A long term solution to your Achilles’ heel

A long term solution to your Achilles’ heel


Has your Achilles tendon kept you from training or competing?  This is one nagging injury that seems to re-emerge at the most inopportune time…just when you are ramping up for an event or in a heavy part of your season schedule.  For many people, their Achilles tendon seems to be the weak link.  Although this tendon in relative terms is far from weak (bearing as much as 8-10 times a person’s body weight during strenuous exercise) it is a recurring problem for many that need an effective long term solution.

Long term solution for my Achilles tendon pain?…great, but I hope I don’t have to put too much effort into it!  If you are a product of our Western medicine approach, this is likely your subconscious dialogue.  We all love the quick fix; so for our Achilles pain we try things like orthotics, shock-wave therapy, platelet rich plasma (PRP) injections, corticosteroid injections and even surgery at times.  Some of these may have a time and a place for consideration, but if you are looking for an effective long term solution look no further than eccentric exercises.

Eccentric exercises for the Achilles tendon have been widely accepted as a primary approach to treating mid-portion Achilles tendinopathy, and several other tendinopathies, through more than a decade of work by Alfredson and colleagues.  His treatment program was originally described as 180 repetitions of heel drops, with the knee straight and bent, over a 12 week period (see videos below).

Although the mechanism for why eccentric exercises work so well (compared to other treatments and other forms of exercise) is still up for debate, there is ample evidence to conclude that it does have a significant benefit for the majority of patients.Check out the videos below to see how the protocol is implemented (disclaimer: you should consult a suitable health care professional to confirm the diagnosis of mid-portion achilles tendinopathy…there are several other considerations for pain in the region of the Achilles tendon for which eccentric exercises would not be recommended).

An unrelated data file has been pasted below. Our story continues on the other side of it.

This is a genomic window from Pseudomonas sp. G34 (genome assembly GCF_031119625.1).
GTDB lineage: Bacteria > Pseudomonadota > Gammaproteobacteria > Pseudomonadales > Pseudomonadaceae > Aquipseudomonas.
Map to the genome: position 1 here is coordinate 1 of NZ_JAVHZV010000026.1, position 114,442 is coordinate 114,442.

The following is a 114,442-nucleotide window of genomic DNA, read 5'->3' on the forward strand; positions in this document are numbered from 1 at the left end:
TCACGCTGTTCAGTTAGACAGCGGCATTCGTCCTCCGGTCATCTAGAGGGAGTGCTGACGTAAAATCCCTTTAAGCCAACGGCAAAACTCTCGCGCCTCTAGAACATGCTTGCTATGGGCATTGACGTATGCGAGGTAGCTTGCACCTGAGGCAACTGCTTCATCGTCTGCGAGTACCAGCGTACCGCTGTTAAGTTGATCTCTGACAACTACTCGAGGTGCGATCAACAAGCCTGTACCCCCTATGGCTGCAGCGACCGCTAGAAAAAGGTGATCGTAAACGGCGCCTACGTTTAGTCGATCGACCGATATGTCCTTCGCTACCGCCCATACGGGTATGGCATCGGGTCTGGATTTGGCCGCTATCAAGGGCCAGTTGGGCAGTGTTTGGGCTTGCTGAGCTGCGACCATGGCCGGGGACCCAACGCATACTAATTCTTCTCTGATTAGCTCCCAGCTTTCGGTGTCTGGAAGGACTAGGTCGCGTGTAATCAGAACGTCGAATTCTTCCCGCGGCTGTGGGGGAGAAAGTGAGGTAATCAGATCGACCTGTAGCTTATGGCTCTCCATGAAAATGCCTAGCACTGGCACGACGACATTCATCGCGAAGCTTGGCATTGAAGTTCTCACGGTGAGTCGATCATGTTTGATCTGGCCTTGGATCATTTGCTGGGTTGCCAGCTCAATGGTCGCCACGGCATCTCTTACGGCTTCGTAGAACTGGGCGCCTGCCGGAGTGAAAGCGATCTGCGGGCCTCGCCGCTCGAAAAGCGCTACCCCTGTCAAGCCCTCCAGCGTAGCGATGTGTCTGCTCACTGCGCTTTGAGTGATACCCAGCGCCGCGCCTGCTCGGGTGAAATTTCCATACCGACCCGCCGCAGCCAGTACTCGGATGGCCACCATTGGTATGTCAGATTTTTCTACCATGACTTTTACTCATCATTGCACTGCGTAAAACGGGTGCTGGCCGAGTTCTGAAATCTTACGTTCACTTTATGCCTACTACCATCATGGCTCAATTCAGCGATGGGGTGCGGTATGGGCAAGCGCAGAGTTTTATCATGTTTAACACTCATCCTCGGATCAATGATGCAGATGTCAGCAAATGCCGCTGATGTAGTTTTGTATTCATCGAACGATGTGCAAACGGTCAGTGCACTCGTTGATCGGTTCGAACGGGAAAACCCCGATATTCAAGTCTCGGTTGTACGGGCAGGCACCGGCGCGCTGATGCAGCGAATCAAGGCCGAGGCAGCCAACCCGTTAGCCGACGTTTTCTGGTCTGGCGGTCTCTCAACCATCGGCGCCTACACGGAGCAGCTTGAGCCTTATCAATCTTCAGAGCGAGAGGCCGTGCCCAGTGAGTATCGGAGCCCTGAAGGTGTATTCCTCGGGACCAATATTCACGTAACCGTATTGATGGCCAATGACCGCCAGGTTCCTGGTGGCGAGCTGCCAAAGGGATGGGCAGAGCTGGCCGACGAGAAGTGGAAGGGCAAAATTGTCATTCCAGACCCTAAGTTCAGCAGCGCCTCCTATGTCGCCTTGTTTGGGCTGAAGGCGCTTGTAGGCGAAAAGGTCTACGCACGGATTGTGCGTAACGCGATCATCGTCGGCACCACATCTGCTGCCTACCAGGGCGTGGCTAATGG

Most recently a follow up study demonstrated that the functional improvements (measured by the validated VISA-A score) continue to improve up to 5 years after the completion of the program.  An interesting component of this study was that the majority of subjects (67%) had never performed the heel drop exercises after the 3 month protocol ended.  So although the compliance to the 3 month program may be time consuming in the short term, in the long term in may save the time wasted seeking other solutions.  Of note, most of the follow up subjects did still have mild pain, so expecting complete resolution of symptoms is not realistic (this expectation applies to the “quick fix” treatments as well).

The take home message is simple: stop looking for a one dimensional quick fix by your physician/practitioner and make sure you include eccentric exercises as part of your mid-portion Achilles tendinopathy treatment plan.

Plas A, Jonge S, Vos RJ et al.  A 5-year follow-up study of Alfredson’s heel-drop exercise program in chronic midportion Achilles tendinopathy.  BJSM.  Published Online First November 10, 2011.

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